The model is good enough to run a short train along the main line of the layout, and it's size looks right against an H0 train. The Branchlines kit itself is marvellous, the castings are of good quality and go together easily, but the model deserves a better chassis. I cannot help thinking, Tenshodo must surely have built their reputation a better standard of motor bogie.
I need to think about drilling some holes for handrails, and then set about painting the model. I mentioned yellow earlier in this post, but I've found an aerosol of dull matt green, which will probably look better. I bought the kit last Sunday (4th May), and it is good to see results within a week.
9 July 2017
The motor bogie has been an appalling runner, seizing up after running for ten minutes or so and needing to be left to cool down before it will move again. This implying something is binding. Conversely, turning the wheels by hand the axle below the cab would turn with a clicking of gear teeth, as though the worm and worm gear were too far apart to mesh properly.
Looking for a quick way out have I removed the worm gear from this axle, so the engine is now running as an A1 (or a 1A) instead of a B. It has run for thirty minutes at middling to high speeds around my oval of track, getting slightly warm to the touch but not hot. Traction with only one axle driven is minimal, but the model does actually run. It is better with the cab leading, that is with the driven axle trailing, but “better” is still a long way short of “good”.
So … I need to decide whether to stop here and accept the model for what it is, or buy a replacement motor bogie. This design of motor bogie is always going to be a snappy sort of runner – the gear ratio is 14:1 and there is no flywheel, but I am sure it ought to be better than it is.
To anyone contemplating this kit (and it was fun and straightforward to build), I would build the body first, then fit the body to the motor bogie, and leave all the modifications to the motor bogie like trimming the axles and adding the sand boxes to the very end, after the model is seen to be running well. Perhaps, as Captain Kernow has suggested in one of his comments, there is an alternative power train out there.
11 July 2017
No more modelling yet, but here are some photos to help ideas for a better chassis following on from Captain Kernow's comment on 10 July ...
Firstly, looking square on underneath we can see the chunks of whitemetal behind the buffer beams. These are a little narrower than the Tenshodo chassis, and maybe they could remain to support the two sides of a scratch-built chassis:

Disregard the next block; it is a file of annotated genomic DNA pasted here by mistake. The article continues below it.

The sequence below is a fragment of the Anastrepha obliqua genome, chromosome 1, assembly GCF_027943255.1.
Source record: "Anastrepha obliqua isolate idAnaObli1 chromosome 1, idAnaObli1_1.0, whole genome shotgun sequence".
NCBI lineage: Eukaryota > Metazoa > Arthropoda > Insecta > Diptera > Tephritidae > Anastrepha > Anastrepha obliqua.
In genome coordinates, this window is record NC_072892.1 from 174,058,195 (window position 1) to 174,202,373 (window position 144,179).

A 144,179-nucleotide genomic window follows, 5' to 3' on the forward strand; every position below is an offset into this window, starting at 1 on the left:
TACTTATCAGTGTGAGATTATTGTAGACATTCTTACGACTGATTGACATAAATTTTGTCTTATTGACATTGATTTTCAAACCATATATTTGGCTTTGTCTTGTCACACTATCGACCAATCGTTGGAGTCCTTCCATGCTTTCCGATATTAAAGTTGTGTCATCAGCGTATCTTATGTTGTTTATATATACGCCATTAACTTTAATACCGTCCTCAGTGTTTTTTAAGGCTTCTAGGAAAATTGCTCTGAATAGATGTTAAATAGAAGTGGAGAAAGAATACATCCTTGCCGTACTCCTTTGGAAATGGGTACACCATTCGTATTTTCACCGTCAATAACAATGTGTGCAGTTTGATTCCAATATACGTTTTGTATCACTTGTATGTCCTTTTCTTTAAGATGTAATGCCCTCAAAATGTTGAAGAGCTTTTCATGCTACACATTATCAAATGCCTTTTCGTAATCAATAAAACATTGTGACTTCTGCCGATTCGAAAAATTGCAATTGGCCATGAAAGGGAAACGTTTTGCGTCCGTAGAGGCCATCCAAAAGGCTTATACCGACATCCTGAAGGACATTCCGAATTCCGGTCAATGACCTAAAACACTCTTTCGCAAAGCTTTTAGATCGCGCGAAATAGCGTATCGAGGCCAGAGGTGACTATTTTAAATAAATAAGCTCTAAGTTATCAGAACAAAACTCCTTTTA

Alternatively we could cut out one or both of them, for example to make room for a gear box. Here is a High Level motor/gear box assembly, the gear box is one with a double reduction gear. If building for 4mm scale then with slightly oversize wheels - say 13 mm instead of 12 mm - there would be just enough room to lift the final drive gear above the tops of the rails:
This would produce a model with little adhesion but it would be controllable at shunting speeds. Moving on, perhaps the driven axle should have traction tyres to get a bit more grip, and the engine be coupled to a wagon with extra pickups to keep it going over over points and so on. But if it is going to have a wagon permanently attached, the power train can be in the wagon. Shades of Kitmaster or perhaps a Wickham trolley I suppose, depending on your age.
This all really needs to be thought through before starting the build.
The engine could have gone out on the main line of my own layout for a bit of fun from time to time, but with only one axle driven now it won't cope with the gradients. I bought some spare gears with the kit (I was warned about splitting gears, though this hasn't happened yet), but I have lost them. I am reluctant to buy another Tenshodo motor bogie because even if a new one runs better, the 14:1 gear ratio will always be a bit limiting for me.
21 July 2017
I'm going to put this project on hold for a while. If I was starting this project from scratch I would buy and build the Quad Driver chassis (High Level Kits) and then modify the Branchlines kit to fit it - even if I had to make some deviations from the prototype to fit everything in. But I cannot face chopping up the model I have built so far. I would rather build a Quad Driver and then scratch build a body of something else to fit it.
It is good this is a hobby and there is no need to create a perfect deliverable from every project. Thank you for all the views and helpful comments.
High Level Kits have produced a small number of chassis kits for 3mm scale, and others in their range may be useful for British H0 too.
Edited by 47137
Edit to add entry category for blog